Young Jewish girl debuts song 'We Can be the Universe'
At a gathering of Chinese and Jewish people in Shanghai, a 17-year-old singer attracted attention with the debut of her song “We Can be the Universe."
Sevi Ettinger’s work is a new version and musical arrangement of her song “Universe” which was released last year.
From performing in musicals to singing and writing songs, Ettinger’s passion for music has been with her since the age of 3.
Born in Virginia, the US, Ettinger moved with her family in 2012 to Shanghai where she is now a high-school student.
Her songwriting career began at the age of 14 when she wrote her first piece “Salty Water.” It was completed in one hour using an app on her smartphone and a backing track she heard online that was composed by a musician in Texas — Nate McCray.
Ettinger did not expect many people would listen to her song, but it ended up being heard by a famous singer and songwriter from the US living in Shanghai — Phillip Jarrell. Finally, with the help of Jarrell, the song was released.
Over the years, Ettinger has been teaming up with more and more musicians, and producing a series of works.
She says she doesn’t really know what the song is going to be or should be about until she stands in front of the microphone and sings whatever she thinks and wants to say.
Speaking about “We Can be the Universe,” she said: “I didn’t quite know what the song was going to be about when I first wrote it. But when COVID-19 hit the world, I realized that this song was a necessary one to sing. One of my lyrics is, 'We can be the universe… only if we try.' It became clear that this song was supposed to be a message of unity. If we all come together as one, we can be bigger than ourselves. We can be the universe.”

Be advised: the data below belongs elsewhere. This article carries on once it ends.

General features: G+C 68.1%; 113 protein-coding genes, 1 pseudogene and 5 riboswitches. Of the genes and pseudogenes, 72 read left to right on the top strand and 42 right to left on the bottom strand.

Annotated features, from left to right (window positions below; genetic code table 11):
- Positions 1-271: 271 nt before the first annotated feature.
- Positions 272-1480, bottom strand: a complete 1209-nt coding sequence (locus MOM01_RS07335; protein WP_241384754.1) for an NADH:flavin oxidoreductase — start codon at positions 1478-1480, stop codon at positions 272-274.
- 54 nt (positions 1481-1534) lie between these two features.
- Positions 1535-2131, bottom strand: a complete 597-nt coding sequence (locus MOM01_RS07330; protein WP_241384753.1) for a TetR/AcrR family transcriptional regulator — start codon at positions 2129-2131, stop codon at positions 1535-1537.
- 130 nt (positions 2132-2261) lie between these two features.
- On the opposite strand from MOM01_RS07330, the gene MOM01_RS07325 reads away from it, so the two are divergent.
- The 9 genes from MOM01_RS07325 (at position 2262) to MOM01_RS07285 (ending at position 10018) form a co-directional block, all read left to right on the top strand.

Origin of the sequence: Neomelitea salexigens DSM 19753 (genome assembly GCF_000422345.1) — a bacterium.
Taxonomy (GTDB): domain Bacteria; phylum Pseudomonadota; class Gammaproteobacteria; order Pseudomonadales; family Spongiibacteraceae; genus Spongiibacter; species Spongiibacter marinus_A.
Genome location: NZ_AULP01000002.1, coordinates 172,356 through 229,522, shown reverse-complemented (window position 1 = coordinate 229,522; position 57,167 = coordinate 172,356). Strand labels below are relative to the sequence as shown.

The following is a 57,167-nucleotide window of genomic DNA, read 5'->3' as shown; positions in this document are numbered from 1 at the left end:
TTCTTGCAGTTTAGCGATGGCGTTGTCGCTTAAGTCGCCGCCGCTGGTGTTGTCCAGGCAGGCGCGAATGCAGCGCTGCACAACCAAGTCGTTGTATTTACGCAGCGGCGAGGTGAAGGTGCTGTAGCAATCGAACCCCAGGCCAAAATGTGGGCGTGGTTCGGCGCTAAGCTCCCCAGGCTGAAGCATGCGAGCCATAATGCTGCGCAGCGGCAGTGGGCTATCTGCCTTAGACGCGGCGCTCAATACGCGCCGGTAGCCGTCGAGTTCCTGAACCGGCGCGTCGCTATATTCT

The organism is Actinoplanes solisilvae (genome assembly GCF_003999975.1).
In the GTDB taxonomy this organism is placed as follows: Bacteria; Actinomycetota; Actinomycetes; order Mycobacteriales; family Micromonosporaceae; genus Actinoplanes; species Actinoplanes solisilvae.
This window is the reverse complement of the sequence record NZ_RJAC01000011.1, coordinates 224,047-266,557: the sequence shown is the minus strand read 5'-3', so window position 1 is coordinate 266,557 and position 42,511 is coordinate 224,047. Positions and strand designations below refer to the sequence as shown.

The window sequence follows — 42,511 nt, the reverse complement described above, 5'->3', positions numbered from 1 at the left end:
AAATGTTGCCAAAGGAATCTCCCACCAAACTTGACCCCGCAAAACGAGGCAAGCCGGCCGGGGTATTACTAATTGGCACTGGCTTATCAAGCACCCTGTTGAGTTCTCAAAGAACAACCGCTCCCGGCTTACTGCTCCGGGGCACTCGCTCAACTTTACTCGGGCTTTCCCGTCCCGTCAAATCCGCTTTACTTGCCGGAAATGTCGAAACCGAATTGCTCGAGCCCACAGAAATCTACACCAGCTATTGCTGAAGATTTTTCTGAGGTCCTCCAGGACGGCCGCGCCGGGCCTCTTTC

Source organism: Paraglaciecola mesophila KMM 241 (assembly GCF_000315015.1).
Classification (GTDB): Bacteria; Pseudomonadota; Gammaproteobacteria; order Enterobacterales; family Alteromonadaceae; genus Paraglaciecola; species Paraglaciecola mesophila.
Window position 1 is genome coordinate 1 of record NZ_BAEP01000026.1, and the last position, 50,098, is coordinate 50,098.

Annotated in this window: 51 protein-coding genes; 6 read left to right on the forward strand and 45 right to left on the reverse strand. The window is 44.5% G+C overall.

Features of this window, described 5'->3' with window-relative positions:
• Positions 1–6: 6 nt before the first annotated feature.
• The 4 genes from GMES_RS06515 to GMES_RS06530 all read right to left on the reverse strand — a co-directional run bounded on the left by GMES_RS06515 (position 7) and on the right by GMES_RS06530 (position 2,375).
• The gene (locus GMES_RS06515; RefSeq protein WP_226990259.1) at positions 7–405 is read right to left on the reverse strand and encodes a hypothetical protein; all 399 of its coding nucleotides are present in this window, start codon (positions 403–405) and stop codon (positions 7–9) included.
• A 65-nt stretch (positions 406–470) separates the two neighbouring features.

Almost from writing her first song "Salty Water," Ettinger has been combining her love for music with charity work.
Her most recent performance for the Shanghai People’s Association for Friendship with Foreign Countries (SPAFFC) was an example of her sharing her voice in efforts to bring the Jewish and Chinese communities together.
“Singing ‘Universe’ for this event was such an honor,” she said. “As a Jew who has lived in Shanghai for many years, I feel special seeing the two cultures I am very much in touch with come together through my performance.”
For her, it was a unique opportunity.
“This was the first performance I have done for a Jewish event, but I look forward to using my voice to help bring together these two cultures in the future,” she said.
Most of Ettinger’s performances have been in China but she often goes back to the US to record. Earlier this year, Ettinger teamed up with multi-platinum producer David Kershenbaum to work on new recordings. She hopes to release these songs soon.
For her, life in China has exerted the greatest influence on her work.
Ettinger said that at first she only sang and wrote songs to express her own feelings and emotions, but over time she realized that it can also bring people together.
“As someone who has lived in China for seven years and loves the Chinese culture, language and people, I want to continue to make my music heard here,” she said. “I’m grateful for the opportunity I have had to live in Shanghai. The city has given me so many opportunities to thrive.”
In the future, Ettinger hopes to engage with the Chinese language through her music, potentially performing more songs in Mandarin.